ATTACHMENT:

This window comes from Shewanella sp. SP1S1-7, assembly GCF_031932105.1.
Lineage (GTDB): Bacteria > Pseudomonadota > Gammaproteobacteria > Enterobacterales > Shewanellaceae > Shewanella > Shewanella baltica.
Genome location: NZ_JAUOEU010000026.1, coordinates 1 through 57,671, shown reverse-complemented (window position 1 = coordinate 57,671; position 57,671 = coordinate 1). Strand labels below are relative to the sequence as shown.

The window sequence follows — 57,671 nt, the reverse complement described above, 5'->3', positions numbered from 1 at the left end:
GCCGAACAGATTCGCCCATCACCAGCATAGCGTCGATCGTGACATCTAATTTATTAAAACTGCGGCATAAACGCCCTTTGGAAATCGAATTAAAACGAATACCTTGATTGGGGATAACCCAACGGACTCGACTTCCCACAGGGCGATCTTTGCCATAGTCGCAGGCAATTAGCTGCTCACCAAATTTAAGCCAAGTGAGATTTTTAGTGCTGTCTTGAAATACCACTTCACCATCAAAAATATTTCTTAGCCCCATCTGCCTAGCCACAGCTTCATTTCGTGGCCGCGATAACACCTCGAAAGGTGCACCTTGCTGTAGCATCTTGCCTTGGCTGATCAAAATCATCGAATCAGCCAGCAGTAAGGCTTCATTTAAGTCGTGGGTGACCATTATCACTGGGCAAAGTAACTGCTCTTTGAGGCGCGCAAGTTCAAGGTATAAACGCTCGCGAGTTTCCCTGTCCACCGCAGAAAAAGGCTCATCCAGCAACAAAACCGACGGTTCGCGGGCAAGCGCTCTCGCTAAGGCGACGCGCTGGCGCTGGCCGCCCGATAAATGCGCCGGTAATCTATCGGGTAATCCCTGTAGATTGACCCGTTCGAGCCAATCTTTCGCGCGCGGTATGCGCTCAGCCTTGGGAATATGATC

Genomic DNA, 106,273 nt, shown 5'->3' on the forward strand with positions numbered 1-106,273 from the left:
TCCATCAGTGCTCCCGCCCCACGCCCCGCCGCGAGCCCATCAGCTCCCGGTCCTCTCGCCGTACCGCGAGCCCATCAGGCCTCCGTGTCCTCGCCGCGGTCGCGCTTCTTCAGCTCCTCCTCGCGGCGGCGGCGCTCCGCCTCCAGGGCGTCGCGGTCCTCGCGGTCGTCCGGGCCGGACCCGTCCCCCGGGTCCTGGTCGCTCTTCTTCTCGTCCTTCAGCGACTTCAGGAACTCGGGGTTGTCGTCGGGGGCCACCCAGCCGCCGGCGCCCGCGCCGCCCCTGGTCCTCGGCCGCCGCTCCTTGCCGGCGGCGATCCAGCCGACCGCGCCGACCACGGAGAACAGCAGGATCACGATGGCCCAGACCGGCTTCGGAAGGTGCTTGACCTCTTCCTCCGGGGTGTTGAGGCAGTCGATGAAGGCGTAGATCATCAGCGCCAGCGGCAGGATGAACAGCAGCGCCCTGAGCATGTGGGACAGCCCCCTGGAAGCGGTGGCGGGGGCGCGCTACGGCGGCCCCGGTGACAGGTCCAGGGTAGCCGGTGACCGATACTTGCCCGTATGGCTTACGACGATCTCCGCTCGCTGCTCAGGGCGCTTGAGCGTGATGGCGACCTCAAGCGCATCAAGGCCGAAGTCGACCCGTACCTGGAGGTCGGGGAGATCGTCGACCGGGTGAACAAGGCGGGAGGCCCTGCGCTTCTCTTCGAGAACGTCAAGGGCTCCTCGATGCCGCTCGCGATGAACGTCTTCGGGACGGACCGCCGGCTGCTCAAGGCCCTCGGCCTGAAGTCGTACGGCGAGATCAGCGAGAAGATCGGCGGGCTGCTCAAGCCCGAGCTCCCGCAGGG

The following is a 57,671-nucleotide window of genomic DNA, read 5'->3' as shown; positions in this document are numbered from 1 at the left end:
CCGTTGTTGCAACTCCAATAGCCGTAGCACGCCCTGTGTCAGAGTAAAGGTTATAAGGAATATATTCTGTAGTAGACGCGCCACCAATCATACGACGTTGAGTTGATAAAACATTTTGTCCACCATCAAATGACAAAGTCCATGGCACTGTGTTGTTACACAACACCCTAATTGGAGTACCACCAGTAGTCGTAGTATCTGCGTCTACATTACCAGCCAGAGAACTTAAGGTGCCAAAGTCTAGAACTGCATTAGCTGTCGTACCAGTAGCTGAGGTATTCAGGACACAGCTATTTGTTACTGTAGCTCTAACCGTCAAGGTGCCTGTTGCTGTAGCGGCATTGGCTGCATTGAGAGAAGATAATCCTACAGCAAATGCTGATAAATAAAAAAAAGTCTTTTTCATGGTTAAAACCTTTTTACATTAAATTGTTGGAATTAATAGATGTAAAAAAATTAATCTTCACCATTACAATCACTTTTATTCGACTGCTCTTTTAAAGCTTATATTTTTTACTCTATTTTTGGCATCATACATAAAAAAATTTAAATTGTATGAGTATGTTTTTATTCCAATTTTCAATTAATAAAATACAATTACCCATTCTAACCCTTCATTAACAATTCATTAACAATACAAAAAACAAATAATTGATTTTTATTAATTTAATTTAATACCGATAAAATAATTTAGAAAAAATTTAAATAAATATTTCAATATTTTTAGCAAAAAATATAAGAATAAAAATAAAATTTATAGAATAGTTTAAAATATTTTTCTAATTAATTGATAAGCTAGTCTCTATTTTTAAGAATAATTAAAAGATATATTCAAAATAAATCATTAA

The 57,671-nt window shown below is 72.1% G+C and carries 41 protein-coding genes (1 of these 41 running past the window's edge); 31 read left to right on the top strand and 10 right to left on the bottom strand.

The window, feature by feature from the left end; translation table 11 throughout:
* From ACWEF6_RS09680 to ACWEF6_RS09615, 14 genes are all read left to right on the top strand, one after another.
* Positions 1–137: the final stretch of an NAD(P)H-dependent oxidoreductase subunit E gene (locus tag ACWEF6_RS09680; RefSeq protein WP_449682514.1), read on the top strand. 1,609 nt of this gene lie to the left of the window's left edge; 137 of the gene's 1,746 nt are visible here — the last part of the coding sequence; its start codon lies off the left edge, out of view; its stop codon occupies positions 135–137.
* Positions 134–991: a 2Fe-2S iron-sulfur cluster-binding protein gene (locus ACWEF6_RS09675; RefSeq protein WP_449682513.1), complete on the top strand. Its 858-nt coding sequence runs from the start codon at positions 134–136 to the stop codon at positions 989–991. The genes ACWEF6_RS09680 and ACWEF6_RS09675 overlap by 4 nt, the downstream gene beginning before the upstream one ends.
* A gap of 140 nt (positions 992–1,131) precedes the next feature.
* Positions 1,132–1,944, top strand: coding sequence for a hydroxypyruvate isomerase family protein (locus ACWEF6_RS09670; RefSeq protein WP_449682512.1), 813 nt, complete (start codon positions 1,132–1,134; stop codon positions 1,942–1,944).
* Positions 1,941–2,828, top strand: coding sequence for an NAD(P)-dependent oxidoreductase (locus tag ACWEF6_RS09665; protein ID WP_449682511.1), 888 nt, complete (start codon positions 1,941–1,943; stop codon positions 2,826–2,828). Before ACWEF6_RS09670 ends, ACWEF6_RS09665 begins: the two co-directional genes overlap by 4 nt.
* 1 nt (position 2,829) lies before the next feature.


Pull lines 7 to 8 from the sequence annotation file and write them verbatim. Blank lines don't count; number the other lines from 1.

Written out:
TCCATCAGTGCTCCCGCCCCACGCCCCGCCGCGAGCCCATCAGCTCCCGGTCCTCTCGCCGTACCGCGAGCCCATCAGGCCTCCGTGTCCTCGCCGCGGTCGCGCTTCTTCAGCTCCTCCTCGCGGCGGCGGCGCTCCGCCTCCAGGGCGTCGCGGTCCTCGCGGTCGTCCGGGCCGGACCCGTCCCCCGGGTCCTGGTCGCTCTTCTTCTCGTCCTTCAGCGACTTCAGGAACTCGGGGTTGTCGTCGGGGGCCACCCAGCCGCCGGCGCCCGCGCCGCCCCTGGTCCTCGGCCGCCGCTCCTTGCCGGCGGCGATCCAGCCGACCGCGCCGACCACGGAGAACAGCAGGATCACGATGGCCCAGACCGGCTTCGGAAGGTGCTTGACCTCTTCCTCCGGGGTGTTGAGGCAGTCGATGAAGGCGTAGATCATCAGCGCCAGCGGCAGGATGAACAGCAGCGCCCTGAGCATGTGGGACAGCCCCCTGGAAGCGGTGGCGGGGGCGCGCTACGGCGGCCCCGGTGACAGGTCCAGGGTAGCCGGTGACCGATACTTGCCCGTATGGCTTACGACGATCTCCGCTCGCTGCTCAGGGCGCTTGAGCGTGATGGCGACCTCAAGCGCATCAAGGCCGAAGTCGACCCGTACCTGGAGGTCGGGGAGATCGTCGACCGGGTGAACAAGGCGGGAGGCCCTGCGCTTCTCTTCGAGAACGTCAAGGGCTCCTCGATGCCGCTCGCGATGAACGTCTTCGGGACGGACCGCCGGCTGCTCAAGGCCCTCGGCCTGAAGTCGTACGGCGAGATCAGCGAGAAGATCGGCGGGCTGCTCAAGCCCGAGCTCCCGCAGGG

The following is a 57,671-nucleotide window of genomic DNA, read 5'->3' as shown; positions in this document are numbered from 1 at the left end: